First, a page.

Molly Houses were usually a pub or coffee shop. In the front, you could get a drink, and in the back you could partake in almost any sexual desire. Most would liken Molly Houses to male brothels, although many argue that it was more than a place to pay for male prostitution. A sense of community was formed amongst the patrons, many of whom were effeminate men or transgender people. Despite the efforts of Molly Houses to create a safe space for queer people, they were frequently raided by police. Patrons were often beaten or arrested (or both) for the crime of homosexuality. (Note: homosexuality was illegal and punishable by death in the UK until 1967.)
In true gay fashion, the patrons, or “mollies” as they referred to themselves, continued to enjoy the Molly Houses despite the continual threat made by police. For many, they were not only places to have a nice cuppa and a little fondle in the back room. Early forms of “camp” culture were introduced in Molly Houses. People would reenact births, dress as women, and perform plays to comment on the heterosexual world they lived in.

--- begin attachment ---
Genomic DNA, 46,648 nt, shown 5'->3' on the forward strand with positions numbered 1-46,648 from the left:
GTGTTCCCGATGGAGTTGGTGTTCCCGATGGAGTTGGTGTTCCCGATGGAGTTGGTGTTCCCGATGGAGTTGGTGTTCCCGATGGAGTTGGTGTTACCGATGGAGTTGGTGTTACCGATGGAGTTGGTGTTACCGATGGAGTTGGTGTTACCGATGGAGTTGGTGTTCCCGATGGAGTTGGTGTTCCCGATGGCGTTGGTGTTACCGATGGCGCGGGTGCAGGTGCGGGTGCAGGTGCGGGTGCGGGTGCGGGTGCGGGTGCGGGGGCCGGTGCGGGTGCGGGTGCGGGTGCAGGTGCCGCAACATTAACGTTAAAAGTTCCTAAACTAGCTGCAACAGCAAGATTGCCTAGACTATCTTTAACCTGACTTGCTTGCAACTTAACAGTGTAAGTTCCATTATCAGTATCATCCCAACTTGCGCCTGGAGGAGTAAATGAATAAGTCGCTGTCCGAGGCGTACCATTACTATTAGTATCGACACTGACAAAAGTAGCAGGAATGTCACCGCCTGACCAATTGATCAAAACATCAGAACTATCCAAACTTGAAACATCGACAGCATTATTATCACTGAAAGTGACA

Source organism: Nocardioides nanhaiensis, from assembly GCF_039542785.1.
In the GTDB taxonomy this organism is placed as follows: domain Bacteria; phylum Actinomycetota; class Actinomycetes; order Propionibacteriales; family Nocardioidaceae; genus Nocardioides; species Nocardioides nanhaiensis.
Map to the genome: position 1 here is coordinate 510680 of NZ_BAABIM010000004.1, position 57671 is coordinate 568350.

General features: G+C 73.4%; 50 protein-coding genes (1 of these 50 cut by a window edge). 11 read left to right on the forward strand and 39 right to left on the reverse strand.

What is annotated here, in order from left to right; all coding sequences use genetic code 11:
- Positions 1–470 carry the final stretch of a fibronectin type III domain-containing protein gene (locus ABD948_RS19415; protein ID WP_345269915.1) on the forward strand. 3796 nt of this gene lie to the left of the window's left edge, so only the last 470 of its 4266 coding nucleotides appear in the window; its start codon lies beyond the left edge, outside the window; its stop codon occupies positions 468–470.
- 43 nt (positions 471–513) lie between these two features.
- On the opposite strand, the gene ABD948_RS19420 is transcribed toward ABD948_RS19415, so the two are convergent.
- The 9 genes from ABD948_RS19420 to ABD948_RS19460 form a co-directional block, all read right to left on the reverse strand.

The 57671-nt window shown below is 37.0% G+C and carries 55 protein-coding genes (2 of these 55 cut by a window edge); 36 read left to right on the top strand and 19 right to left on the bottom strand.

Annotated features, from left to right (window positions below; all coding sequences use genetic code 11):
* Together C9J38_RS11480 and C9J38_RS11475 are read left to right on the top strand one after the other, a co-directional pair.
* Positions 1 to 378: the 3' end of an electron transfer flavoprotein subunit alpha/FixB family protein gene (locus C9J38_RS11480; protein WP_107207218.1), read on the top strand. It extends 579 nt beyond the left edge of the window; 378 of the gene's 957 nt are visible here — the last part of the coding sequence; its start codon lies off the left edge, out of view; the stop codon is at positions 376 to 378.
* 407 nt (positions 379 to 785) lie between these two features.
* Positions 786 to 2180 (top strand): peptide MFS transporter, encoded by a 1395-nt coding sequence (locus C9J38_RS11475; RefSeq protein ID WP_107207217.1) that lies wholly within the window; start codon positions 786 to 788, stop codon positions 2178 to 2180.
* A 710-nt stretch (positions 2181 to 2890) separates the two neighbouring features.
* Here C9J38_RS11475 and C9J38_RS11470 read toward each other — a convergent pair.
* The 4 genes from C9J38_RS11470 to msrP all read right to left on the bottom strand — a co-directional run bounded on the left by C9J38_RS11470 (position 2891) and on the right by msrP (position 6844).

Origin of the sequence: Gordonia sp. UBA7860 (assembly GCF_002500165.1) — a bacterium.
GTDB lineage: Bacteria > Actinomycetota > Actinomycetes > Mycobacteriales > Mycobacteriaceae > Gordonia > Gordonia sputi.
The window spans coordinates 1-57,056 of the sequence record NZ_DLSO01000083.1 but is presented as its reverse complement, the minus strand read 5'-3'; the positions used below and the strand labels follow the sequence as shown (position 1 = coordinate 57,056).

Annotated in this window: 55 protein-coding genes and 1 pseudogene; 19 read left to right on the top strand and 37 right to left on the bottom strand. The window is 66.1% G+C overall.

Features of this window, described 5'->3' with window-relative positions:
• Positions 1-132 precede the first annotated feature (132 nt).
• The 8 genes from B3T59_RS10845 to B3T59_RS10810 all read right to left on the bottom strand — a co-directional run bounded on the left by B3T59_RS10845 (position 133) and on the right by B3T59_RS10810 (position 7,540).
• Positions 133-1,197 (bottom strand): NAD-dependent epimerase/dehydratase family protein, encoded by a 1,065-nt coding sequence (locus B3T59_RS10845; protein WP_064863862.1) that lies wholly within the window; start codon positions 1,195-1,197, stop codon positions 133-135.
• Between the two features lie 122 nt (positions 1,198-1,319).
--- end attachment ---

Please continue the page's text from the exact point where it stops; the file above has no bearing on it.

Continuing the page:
The gay subculture of London produced a dialogue that still can be commented on today. In many ways, the early camp culture of the Molly Houses is similar to the modern day drag bar.
Just remember to tip your local queens and no hanky-panky on stage!
18th, 19th and Early 20th Century: Boston Marriages
By Cassandra Litten
You may be thinking to yourself, “But I’m a lesbian! What would I have been doing in the past?” The sad truth is that there is not a lot of documentation of women-who-love-women dating/seeking each other out, partially because, as mentioned back in ancient Rome, patriarchal societies do not think the lives of women, outside of their relationships to men, are worthwhile. On top of that, the stigma surrounding homosexuality (and illegality thereof in most places) not only limited true, detailed accounts of people’s lives, but it had the power to dissuade people from participating at all.
Thankfully, there are many historical examples of a specific part of lesbian life, one that hasn’t changed much at all through the years: two single women living together, sharing laughs, friendship, bills, and, sometimes, beds.